AMSTERDAM (Reuters) - Thousands of Dutch Catholics are researching how they can leave the church in protest at its opposition to gay marriage, according to the creator of a website aimed at helping them find the information.
Tom Roes, whose website allows people to download the documents needed to leave the church, said traffic on ontdopen.nl - “de-baptise.nl” - had soared from about 10 visits a day to more than 10,000 after Pope Benedict’s latest denunciation of gay marriage this month.
“Of course it’s not possible to be ‘de-baptized’ because a baptism is an event, but this way people can unsubscribe or de-register themselves as Catholics,” Roes told Reuters.
He said he did not know how many visitors to the site actually go ahead and leave the church.
About 28 percent of the population in the Netherlands is Catholic and 18 percent is Protestant, while a much larger proportion - roughly 44 percent - is not religious, according to official statistics.
The country is famous for its liberal attitudes, for example to drugs and prostitution, and in April 2001 it was the first in the world to legalize same-sex marriages.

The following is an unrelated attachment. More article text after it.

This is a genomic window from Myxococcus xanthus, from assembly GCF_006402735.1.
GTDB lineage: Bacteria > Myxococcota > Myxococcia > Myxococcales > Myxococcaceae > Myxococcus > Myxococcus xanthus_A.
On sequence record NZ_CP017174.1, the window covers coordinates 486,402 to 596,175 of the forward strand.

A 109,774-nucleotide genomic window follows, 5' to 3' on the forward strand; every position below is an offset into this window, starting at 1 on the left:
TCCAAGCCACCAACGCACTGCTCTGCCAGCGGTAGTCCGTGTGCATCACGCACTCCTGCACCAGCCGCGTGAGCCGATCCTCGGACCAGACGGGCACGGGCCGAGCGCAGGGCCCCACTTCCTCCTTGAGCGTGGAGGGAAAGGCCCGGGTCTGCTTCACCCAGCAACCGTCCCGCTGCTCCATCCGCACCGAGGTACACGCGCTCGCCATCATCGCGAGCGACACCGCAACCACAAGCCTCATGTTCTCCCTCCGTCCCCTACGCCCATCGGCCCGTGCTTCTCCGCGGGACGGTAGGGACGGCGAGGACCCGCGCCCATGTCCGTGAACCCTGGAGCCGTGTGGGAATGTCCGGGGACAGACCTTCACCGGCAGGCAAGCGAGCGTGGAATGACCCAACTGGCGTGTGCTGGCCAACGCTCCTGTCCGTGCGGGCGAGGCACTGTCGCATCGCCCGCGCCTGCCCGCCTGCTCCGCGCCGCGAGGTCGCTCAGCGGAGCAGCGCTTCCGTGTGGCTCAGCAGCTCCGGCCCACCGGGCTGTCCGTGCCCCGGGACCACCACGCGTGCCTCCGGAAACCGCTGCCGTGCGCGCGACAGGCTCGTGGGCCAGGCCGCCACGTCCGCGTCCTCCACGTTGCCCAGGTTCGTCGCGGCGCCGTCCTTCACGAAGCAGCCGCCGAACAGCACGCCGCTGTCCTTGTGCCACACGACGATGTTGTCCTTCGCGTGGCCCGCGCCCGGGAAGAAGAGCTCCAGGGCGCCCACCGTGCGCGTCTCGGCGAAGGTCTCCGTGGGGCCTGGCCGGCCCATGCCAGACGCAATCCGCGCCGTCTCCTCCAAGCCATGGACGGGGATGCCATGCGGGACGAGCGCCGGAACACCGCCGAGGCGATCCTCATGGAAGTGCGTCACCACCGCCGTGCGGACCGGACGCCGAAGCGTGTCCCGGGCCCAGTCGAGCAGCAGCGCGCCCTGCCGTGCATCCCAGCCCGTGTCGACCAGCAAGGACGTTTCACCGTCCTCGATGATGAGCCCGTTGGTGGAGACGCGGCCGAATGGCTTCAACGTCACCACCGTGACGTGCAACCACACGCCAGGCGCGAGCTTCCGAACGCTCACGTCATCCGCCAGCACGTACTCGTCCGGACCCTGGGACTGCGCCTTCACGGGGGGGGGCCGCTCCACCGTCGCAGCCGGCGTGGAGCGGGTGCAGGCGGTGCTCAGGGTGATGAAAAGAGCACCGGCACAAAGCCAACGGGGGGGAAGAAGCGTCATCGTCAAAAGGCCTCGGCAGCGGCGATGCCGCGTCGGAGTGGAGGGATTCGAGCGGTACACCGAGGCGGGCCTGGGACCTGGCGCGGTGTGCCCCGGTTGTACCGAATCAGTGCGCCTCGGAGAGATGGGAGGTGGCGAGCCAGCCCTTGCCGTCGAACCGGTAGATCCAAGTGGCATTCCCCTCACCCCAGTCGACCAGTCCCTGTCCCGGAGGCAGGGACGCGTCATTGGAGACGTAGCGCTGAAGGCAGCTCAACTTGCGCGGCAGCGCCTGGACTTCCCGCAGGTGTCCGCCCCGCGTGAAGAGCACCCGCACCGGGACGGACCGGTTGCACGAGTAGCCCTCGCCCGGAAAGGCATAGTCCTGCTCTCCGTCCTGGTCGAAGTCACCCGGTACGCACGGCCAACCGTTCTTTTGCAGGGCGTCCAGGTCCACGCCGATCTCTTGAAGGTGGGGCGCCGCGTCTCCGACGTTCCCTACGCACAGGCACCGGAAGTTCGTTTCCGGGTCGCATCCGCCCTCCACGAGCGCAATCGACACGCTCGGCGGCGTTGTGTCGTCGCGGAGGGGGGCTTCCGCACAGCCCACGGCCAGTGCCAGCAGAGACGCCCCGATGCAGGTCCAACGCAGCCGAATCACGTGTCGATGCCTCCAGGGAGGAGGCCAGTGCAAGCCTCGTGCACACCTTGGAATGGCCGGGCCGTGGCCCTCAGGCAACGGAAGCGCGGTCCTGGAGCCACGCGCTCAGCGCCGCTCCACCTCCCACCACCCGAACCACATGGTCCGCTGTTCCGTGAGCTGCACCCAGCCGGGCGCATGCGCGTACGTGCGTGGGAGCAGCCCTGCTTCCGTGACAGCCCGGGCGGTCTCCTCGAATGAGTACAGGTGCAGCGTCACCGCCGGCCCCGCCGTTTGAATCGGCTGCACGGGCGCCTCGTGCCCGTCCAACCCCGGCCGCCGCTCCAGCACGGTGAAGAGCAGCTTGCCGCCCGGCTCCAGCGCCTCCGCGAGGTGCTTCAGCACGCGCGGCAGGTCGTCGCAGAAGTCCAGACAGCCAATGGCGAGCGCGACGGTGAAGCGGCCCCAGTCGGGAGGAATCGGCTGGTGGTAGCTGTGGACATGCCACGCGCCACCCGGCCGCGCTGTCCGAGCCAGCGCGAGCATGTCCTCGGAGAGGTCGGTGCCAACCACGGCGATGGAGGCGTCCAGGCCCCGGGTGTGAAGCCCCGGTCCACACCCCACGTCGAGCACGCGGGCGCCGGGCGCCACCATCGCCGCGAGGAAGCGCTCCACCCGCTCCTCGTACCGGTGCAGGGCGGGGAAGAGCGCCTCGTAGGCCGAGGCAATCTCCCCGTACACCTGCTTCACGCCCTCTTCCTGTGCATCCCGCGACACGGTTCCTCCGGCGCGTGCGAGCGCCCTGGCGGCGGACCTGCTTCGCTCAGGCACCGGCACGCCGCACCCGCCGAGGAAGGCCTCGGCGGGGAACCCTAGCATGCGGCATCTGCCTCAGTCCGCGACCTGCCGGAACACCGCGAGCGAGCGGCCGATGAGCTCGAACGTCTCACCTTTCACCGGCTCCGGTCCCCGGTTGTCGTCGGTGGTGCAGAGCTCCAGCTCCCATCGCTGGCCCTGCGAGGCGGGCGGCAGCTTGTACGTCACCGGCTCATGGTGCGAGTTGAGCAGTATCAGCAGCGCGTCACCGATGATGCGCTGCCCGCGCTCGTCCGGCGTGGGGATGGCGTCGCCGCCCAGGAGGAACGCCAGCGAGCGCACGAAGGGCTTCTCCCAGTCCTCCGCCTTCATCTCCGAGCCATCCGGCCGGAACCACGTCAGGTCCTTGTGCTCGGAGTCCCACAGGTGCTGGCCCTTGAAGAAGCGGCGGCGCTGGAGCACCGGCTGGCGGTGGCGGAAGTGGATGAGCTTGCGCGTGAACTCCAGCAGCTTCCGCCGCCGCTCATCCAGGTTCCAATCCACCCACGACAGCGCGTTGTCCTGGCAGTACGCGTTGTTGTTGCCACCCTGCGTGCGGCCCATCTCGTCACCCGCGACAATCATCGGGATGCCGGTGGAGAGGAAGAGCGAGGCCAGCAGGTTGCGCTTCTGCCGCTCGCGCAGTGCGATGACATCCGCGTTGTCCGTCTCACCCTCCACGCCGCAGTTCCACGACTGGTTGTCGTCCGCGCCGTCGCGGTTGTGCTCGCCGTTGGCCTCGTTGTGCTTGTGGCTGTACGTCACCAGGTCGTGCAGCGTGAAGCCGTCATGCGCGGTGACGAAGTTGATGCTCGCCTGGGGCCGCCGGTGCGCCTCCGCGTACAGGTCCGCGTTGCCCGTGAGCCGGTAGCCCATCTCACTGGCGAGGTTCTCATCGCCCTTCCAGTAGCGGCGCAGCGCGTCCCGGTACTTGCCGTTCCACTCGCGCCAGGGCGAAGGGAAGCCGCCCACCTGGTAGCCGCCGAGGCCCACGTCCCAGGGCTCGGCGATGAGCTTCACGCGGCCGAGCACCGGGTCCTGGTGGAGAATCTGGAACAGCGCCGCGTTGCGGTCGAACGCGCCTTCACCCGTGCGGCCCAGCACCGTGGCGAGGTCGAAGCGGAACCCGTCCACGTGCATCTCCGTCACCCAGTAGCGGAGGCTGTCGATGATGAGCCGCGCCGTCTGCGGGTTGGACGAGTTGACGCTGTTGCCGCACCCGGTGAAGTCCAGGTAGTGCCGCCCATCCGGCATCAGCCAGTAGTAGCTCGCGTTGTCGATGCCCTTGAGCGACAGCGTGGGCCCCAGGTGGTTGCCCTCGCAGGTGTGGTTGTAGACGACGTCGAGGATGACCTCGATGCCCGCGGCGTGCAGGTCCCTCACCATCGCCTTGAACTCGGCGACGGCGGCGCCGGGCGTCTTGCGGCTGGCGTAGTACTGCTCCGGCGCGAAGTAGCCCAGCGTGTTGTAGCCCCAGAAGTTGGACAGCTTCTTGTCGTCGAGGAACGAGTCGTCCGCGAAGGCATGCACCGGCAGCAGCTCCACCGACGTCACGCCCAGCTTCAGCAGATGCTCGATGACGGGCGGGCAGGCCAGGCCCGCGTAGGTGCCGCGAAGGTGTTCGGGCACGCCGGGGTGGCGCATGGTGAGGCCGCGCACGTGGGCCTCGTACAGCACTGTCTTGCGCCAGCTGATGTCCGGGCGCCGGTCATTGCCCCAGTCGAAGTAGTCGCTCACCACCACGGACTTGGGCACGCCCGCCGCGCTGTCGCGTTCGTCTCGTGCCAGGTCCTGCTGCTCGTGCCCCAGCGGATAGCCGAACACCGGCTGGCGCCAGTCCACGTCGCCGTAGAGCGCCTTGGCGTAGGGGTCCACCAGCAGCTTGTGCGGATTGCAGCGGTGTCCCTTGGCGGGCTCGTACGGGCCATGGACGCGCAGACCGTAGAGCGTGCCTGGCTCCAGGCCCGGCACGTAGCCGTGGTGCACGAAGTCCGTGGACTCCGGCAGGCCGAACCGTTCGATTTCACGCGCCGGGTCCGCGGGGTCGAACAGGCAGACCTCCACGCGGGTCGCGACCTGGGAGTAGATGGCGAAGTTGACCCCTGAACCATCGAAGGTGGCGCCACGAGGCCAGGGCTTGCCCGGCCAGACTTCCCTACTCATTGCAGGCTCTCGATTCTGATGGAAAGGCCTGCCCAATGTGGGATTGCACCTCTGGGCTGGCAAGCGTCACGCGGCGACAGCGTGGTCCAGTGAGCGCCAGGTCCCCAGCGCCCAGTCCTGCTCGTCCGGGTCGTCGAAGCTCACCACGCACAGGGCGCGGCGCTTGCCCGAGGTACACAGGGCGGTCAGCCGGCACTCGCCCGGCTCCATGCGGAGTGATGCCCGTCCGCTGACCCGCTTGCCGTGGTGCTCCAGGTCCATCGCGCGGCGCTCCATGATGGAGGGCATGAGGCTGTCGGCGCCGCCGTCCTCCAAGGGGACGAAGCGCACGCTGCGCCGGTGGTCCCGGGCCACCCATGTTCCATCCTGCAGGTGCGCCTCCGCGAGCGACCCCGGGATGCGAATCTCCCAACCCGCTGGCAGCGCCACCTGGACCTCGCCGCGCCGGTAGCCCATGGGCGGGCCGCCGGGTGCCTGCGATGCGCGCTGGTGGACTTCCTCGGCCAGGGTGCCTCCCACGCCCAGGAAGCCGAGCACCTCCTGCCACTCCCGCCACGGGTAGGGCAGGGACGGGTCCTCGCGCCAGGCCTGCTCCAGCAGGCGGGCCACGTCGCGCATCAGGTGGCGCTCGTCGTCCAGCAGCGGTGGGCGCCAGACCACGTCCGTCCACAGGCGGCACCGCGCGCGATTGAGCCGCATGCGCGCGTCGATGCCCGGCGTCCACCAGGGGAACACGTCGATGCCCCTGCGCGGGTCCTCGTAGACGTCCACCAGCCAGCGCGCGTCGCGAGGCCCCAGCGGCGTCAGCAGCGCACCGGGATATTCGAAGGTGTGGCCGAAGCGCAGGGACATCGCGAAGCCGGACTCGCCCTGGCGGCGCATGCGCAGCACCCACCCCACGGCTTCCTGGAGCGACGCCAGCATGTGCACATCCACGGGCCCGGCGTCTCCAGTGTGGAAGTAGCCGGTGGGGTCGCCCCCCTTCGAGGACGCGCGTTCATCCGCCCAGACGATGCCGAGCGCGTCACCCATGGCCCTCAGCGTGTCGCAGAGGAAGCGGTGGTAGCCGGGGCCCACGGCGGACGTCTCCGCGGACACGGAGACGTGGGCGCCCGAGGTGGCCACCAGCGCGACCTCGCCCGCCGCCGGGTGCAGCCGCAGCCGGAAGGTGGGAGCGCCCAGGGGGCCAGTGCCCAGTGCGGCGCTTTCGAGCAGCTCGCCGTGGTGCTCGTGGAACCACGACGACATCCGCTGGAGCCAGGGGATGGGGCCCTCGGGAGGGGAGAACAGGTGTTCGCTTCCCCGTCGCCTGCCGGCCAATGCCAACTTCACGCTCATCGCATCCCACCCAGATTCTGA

In a Christmas address to Vatican officials, the pope signaled the he was ready to forge alliances with other religions against gay marriage, saying the family was threatened “to its foundations” by attempts to change its “true structure”.
Roes, a television director, said he left the church and set up his website partly because he was angry about the way the church downplayed or covered-up sexual abuse in Catholic orphanages, boarding schools and seminaries.
A report by an independent commission published a year ago said there had been tens of thousands of victims of child sexual abuse in the Netherlands since 1945 and criticized the church’s culture of silence.
Reporting by Sara Webb; Editing by Robin Pomeroy